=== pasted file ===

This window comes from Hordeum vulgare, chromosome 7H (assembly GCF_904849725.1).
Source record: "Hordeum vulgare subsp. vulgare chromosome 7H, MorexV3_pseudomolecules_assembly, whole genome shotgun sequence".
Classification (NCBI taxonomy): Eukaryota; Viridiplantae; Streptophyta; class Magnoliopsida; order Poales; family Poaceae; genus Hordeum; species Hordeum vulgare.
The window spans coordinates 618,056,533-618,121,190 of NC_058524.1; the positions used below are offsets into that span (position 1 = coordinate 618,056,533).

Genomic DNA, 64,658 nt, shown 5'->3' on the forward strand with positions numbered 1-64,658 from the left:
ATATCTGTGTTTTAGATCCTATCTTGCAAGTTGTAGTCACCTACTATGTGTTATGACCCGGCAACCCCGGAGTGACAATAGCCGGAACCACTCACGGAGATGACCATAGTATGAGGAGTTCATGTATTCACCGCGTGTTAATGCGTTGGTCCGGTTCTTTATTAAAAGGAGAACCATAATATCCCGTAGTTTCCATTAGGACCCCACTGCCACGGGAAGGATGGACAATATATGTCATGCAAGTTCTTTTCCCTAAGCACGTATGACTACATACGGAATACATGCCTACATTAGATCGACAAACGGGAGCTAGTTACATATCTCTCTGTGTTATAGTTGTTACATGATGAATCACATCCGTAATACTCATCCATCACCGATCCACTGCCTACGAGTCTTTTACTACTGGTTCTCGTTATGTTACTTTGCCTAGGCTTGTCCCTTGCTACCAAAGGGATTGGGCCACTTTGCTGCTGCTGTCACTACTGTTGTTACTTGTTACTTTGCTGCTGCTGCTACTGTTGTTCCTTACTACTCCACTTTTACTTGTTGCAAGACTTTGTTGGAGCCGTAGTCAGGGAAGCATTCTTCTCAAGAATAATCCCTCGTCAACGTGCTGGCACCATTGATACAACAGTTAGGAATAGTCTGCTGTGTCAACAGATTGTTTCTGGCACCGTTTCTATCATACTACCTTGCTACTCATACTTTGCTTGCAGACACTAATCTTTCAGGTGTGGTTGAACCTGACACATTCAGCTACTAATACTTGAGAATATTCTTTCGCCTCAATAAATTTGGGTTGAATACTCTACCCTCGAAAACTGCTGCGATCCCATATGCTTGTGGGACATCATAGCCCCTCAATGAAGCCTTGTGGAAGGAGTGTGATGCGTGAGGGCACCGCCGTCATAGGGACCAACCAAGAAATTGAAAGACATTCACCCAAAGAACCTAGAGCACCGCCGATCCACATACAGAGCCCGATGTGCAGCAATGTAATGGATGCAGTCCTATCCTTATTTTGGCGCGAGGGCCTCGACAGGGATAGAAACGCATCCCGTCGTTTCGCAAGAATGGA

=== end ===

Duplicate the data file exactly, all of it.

This window comes from Hordeum vulgare, chromosome 7H (assembly GCF_904849725.1).
Source record: "Hordeum vulgare subsp. vulgare chromosome 7H, MorexV3_pseudomolecules_assembly, whole genome shotgun sequence".
Classification (NCBI taxonomy): Eukaryota; Viridiplantae; Streptophyta; class Magnoliopsida; order Poales; family Poaceae; genus Hordeum; species Hordeum vulgare.
The window spans coordinates 618,056,533-618,121,190 of NC_058524.1; the positions used below are offsets into that span (position 1 = coordinate 618,056,533).

Genomic DNA, 64,658 nt, shown 5'->3' on the forward strand with positions numbered 1-64,658 from the left:
ATATCTGTGTTTTAGATCCTATCTTGCAAGTTGTAGTCACCTACTATGTGTTATGACCCGGCAACCCCGGAGTGACAATAGCCGGAACCACTCACGGAGATGACCATAGTATGAGGAGTTCATGTATTCACCGCGTGTTAATGCGTTGGTCCGGTTCTTTATTAAAAGGAGAACCATAATATCCCGTAGTTTCCATTAGGACCCCACTGCCACGGGAAGGATGGACAATATATGTCATGCAAGTTCTTTTCCCTAAGCACGTATGACTACATACGGAATACATGCCTACATTAGATCGACAAACGGGAGCTAGTTACATATCTCTCTGTGTTATAGTTGTTACATGATGAATCACATCCGTAATACTCATCCATCACCGATCCACTGCCTACGAGTCTTTTACTACTGGTTCTCGTTATGTTACTTTGCCTAGGCTTGTCCCTTGCTACCAAAGGGATTGGGCCACTTTGCTGCTGCTGTCACTACTGTTGTTACTTGTTACTTTGCTGCTGCTGCTACTGTTGTTCCTTACTACTCCACTTTTACTTGTTGCAAGACTTTGTTGGAGCCGTAGTCAGGGAAGCATTCTTCTCAAGAATAATCCCTCGTCAACGTGCTGGCACCATTGATACAACAGTTAGGAATAGTCTGCTGTGTCAACAGATTGTTTCTGGCACCGTTTCTATCATACTACCTTGCTACTCATACTTTGCTTGCAGACACTAATCTTTCAGGTGTGGTTGAACCTGACACATTCAGCTACTAATACTTGAGAATATTCTTTCGCCTCAATAAATTTGGGTTGAATACTCTACCCTCGAAAACTGCTGCGATCCCATATGCTTGTGGGACATCATAGCCCCTCAATGAAGCCTTGTGGAAGGAGTGTGATGCGTGAGGGCACCGCCGTCATAGGGACCAACCAAGAAATTGAAAGACATTCACCCAAAGAACCTAGAGCACCGCCGATCCACATACAGAGCCCGATGTGCAGCAATGTAATGGATGCAGTCCTATCCTTATTTTGGCGCGAGGGCCTCGACAGGGATAGAAACGCATCCCGTCGTTTCGCAAGAATGGA